Porsche 911 MK 991 Coupe (2011 - ) Expert review
Read the Porsche 911 car review by Auto Trader's motoring experts, covering price, specification, running costs, practicality, safety and how it drives.
- The best all-round sports car on sale
- GT-like ride quality and refinement
- Easier to live with than ever
- New 911 ubiquity is only a matter of time
- Be prepared for high running costs
- Er, that’s probably it
At a glance
The Porsche 911 is not exactly a silhouette ripe for reinvention, but the differences for the 991 extend in subtler ways. The new model is 56mm longer (at 4491mm), 65mm wider (at 1873mm) and 11mm lower (at 1299mm) than the 997 it replaces, but the strong proportions remain. It features a new set of angular looking daytime-running LED headlights, the wing mirrors have been relocated into the doors and 20-inch alloys now come as standard on the Carrera S.
Desire is in the detail, from the front facia that gives a nod to the old five-dial layout, right through to the new 911-shaped key. The craftsmanship of a device like this matters as you’ll inevitably spend hours caressing it, watching it, flaunting it. It slots ever so neatly into the right side of the steering wheel and begins the frenetic, gargling start-up. The cabin architecture is clean to give a greater impression of space, the centre console is now very Panamera-like in function and feel, while the materials from the leather to the real aluminium fillets in the doors are as high in quality as we have seen. The vibe may still be one of purity, but it’s also one that’s intrinsically of luxury.
If ever there was a brief for an everyday supercar, the Porsche 911 nails it. In the car park, it’s still relatively low key and compact so remains one of the easier sports cars to live with. There’s a reasonable amount of load space up front where the front boot remains unchanged at 135-litres, while the longer wheelbase has afforded some extra cabin space that makes it easier than ever to access those apologetically small rear seats. And yet Porsche hasn’t forgotten the basics: the seats are well shaped and supportive but offer a near-perfect driving position, there’s little if any pedal offset while drivers of the optional PDK gearbox can now spec traditional wheel-mounted paddle shifters rather than Porsche’s ‘push to change up, pull to change down’ system. An invention the world had not been waiting for. Only the coffee cup holders provide a slight area of nervousness as once they’ve unfurled, rather beautifully from the dashboard, they do cause your beverage to hover precariously over a lot of those important electronic controls.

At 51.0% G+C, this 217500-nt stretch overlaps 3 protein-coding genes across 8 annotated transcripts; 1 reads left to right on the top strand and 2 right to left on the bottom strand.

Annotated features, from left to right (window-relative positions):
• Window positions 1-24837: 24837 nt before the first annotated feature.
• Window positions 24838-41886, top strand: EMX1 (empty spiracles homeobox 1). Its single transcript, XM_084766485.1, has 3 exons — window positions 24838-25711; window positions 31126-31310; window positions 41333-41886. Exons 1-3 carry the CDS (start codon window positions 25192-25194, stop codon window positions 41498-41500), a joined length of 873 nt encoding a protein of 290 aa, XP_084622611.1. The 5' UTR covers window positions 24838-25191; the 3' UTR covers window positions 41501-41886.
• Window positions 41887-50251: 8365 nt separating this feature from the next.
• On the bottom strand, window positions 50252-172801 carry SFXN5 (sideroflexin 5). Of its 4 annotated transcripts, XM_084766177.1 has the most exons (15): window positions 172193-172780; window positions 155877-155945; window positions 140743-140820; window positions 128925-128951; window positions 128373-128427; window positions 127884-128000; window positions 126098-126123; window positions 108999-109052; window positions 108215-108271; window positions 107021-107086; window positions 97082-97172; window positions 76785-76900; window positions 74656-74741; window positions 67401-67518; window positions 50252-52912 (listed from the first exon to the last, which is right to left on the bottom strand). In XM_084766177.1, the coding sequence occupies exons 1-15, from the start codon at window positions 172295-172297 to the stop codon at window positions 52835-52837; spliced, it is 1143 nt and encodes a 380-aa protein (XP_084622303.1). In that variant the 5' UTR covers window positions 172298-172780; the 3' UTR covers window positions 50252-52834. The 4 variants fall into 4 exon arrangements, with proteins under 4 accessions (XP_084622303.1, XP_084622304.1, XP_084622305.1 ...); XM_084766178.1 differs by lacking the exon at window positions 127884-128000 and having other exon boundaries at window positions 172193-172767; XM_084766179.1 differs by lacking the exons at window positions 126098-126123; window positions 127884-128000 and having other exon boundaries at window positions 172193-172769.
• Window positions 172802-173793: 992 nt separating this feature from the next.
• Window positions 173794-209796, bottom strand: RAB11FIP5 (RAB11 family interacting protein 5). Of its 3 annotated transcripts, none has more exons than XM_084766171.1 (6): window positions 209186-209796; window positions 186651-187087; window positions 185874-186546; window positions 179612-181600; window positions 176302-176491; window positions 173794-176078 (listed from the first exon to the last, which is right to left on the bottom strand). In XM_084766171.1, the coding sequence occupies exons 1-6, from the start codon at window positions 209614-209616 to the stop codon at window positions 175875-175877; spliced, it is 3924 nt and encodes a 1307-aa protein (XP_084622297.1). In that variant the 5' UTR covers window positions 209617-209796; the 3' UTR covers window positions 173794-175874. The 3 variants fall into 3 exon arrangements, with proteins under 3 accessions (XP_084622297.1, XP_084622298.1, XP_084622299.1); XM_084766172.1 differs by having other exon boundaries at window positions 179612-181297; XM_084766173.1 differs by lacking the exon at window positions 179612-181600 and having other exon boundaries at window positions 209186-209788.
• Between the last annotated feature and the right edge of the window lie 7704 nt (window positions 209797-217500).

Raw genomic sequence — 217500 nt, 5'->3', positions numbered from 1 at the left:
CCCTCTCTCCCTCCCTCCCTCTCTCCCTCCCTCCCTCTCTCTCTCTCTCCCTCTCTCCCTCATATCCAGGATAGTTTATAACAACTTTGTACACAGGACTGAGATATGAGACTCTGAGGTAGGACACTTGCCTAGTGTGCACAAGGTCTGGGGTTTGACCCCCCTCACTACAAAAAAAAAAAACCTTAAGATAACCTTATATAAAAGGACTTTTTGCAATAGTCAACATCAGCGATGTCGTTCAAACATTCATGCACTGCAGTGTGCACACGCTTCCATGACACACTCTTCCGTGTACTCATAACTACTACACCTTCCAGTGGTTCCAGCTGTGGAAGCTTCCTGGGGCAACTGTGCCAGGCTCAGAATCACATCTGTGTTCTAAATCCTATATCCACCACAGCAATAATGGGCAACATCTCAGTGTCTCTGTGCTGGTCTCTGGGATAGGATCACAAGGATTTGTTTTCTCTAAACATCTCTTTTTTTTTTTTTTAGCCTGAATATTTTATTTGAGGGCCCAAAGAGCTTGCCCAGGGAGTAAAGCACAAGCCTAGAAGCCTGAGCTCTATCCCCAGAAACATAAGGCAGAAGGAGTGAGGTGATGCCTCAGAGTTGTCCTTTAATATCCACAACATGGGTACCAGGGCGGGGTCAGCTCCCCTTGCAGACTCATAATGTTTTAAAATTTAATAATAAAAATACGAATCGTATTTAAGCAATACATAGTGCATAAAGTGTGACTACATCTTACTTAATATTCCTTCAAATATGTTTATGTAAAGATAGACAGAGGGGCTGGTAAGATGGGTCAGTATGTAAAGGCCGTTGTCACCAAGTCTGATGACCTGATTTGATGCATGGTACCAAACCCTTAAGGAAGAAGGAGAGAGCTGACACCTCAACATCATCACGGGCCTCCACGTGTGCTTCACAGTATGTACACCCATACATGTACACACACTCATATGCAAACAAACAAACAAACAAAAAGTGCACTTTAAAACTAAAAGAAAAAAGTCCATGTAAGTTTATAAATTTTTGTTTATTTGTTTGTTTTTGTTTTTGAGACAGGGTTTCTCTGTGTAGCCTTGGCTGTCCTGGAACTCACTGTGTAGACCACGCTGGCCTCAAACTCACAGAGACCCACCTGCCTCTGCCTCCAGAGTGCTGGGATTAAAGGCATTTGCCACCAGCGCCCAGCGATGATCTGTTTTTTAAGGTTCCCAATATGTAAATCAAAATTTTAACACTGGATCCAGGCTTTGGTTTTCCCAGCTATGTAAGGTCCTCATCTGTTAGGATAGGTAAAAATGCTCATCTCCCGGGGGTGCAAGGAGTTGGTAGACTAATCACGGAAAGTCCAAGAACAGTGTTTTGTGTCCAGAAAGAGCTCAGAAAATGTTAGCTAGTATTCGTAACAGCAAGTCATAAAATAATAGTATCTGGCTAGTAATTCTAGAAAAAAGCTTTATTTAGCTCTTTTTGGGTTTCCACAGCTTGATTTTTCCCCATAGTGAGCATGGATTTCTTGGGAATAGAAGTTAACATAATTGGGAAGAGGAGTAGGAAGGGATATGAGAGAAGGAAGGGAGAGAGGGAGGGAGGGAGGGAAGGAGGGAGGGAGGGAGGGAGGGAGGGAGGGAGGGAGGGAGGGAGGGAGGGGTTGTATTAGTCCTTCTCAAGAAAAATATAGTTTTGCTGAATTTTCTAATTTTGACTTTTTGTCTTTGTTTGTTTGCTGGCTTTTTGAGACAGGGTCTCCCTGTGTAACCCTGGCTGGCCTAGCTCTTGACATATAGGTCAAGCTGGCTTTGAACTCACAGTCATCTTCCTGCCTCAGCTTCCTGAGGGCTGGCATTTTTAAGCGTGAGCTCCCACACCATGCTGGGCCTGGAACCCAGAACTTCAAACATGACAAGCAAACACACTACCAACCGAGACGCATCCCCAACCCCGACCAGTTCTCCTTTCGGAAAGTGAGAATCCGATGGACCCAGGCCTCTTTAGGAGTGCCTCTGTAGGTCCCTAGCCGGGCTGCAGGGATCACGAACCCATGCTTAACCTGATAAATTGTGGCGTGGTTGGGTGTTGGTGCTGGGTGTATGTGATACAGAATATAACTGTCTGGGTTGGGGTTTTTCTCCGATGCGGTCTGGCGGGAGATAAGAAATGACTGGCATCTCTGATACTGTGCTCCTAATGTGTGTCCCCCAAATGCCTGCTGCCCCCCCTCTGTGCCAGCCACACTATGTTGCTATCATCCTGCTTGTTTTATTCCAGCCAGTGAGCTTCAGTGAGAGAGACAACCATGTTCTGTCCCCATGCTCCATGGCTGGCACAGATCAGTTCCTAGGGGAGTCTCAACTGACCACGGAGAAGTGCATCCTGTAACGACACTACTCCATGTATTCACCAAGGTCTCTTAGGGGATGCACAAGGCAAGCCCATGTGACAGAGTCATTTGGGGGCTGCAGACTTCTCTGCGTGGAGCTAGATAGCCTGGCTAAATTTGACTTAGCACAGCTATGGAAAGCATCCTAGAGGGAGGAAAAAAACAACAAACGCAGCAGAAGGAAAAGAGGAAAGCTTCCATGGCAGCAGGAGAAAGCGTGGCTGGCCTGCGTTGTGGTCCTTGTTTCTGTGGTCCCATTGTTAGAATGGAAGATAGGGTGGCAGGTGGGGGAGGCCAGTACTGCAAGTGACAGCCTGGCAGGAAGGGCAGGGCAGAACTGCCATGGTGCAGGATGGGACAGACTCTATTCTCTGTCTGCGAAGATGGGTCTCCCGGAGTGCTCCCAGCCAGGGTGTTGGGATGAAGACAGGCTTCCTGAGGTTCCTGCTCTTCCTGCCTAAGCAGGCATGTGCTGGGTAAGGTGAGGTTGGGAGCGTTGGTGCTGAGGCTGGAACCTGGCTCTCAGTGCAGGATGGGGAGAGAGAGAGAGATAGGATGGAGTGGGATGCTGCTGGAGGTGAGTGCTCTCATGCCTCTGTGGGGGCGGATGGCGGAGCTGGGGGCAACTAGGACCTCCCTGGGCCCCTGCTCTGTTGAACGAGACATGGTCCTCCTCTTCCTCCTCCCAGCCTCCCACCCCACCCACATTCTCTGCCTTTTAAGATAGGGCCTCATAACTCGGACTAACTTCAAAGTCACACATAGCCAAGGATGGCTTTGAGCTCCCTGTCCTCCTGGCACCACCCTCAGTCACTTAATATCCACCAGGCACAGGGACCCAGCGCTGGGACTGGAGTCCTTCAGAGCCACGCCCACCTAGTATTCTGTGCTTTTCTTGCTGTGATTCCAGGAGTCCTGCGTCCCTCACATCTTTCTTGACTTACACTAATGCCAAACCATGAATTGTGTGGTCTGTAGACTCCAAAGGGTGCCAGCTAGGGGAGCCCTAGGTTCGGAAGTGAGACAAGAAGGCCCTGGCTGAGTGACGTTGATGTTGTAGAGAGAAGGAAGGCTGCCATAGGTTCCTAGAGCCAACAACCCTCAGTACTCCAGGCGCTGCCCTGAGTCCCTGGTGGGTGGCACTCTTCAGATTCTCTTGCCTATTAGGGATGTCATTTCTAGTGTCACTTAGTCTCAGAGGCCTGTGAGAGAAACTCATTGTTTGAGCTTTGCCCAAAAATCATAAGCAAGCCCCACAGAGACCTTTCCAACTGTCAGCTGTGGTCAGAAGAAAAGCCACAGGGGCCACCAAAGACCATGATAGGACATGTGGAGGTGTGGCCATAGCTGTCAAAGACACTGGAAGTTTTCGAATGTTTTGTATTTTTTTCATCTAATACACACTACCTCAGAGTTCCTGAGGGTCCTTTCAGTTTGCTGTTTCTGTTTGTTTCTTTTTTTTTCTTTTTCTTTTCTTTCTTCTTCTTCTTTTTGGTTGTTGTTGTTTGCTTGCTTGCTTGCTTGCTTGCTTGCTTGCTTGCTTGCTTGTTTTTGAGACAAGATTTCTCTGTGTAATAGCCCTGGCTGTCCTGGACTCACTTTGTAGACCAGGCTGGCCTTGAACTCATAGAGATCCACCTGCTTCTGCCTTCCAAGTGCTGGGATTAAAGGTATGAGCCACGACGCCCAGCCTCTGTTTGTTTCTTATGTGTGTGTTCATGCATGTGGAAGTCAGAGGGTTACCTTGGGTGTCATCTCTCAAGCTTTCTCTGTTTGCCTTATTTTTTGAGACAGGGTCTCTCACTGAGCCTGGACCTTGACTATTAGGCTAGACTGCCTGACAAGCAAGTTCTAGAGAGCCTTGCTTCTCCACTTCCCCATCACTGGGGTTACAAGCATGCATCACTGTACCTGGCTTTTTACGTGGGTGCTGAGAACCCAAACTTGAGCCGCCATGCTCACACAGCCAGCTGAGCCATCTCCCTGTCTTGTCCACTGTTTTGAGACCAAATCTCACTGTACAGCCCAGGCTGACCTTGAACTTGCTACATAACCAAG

Ride and handling
Driving the Porsche 911 still has that memorable and beautiful balance of instinct and analysis when you want to push – it doesn’t bully the road into submission like a Nissan GT-R, but feels more fluid in working with the driver. Yet the longer wheelbase has also given this car more GT-like pretensions when you need to hit the motorway. Most pleasingly, the tiresome road noise that bothered generation after generation of 911 seems to have been eradicated, as does the weird nodding dog sensation you used to get from the bonnet at higher speeds. At lower speeds too, there’s a compliance and composure that would feel good in a family hatchback, never mind a high performance sports car. The new electro-mechanical steering may have (marginally) dialled back some of the communication levels but it’s still direct, well weighted, offers fine feedback and saves fuel. The car comes in both rear- and four-wheel drive formats, and both have incredible levels of grip and traction.
The models on sale initially are the Carrera, which now has a 3.4-litre flat-six engine producing 345bhp and 288lb ft of torque, and the Carrera S, which gets a revised 3.8-litre motor producing 394bhp and 325lb ft. The two models look almost identical, although Carreras have two exhaust pipes, while S variants get four. We tested The Carrera S with seven-speed PDK – a drive in the world’s first seven-speed manual gearbox will have to wait – which kicks like a thoroughbred as early as 3400rpm, and erupts into an urgent and unmistakable flat-six crescendo above 6500rpm. Peak power doesn’t hit until 7400rpm, so the car feels damn quick. 0-62mph takes 4.3 seconds but the time drops to 4.1secs if you spec the optional Sport Chrono Pack. Which, of course, you must.
How a 911 Carrera S can simultaneously pump out 394bhp while deliver 32.5mpg (combined) and emit just 205g/km (PDK) is pretty astounding. But don’t get too comfortable as servicing your Porsche 911 will not be cheap, and neither will the bills for insurance and tyres.
Both our strong owner review ratings, not to mention the fact 80 per cent of all global 911s sold since 964 are still on the road, is a pretty good indication that you are buying one of the most coveted as well as reliable sports cars in the business. You also get a two-year unlimited mileage warranty.
All versions get twin front, side and curtain airbags as well as a sophisticated electronic stability control called Porsche Stability Management (PSM). Security Research Centre also scores it a maximum five-star rating for resisting drive-away theft.
Climate control, alloy wheels and leather upholstery are standard though options like an upgraded stereo and new trim finishes can quickly become pricey.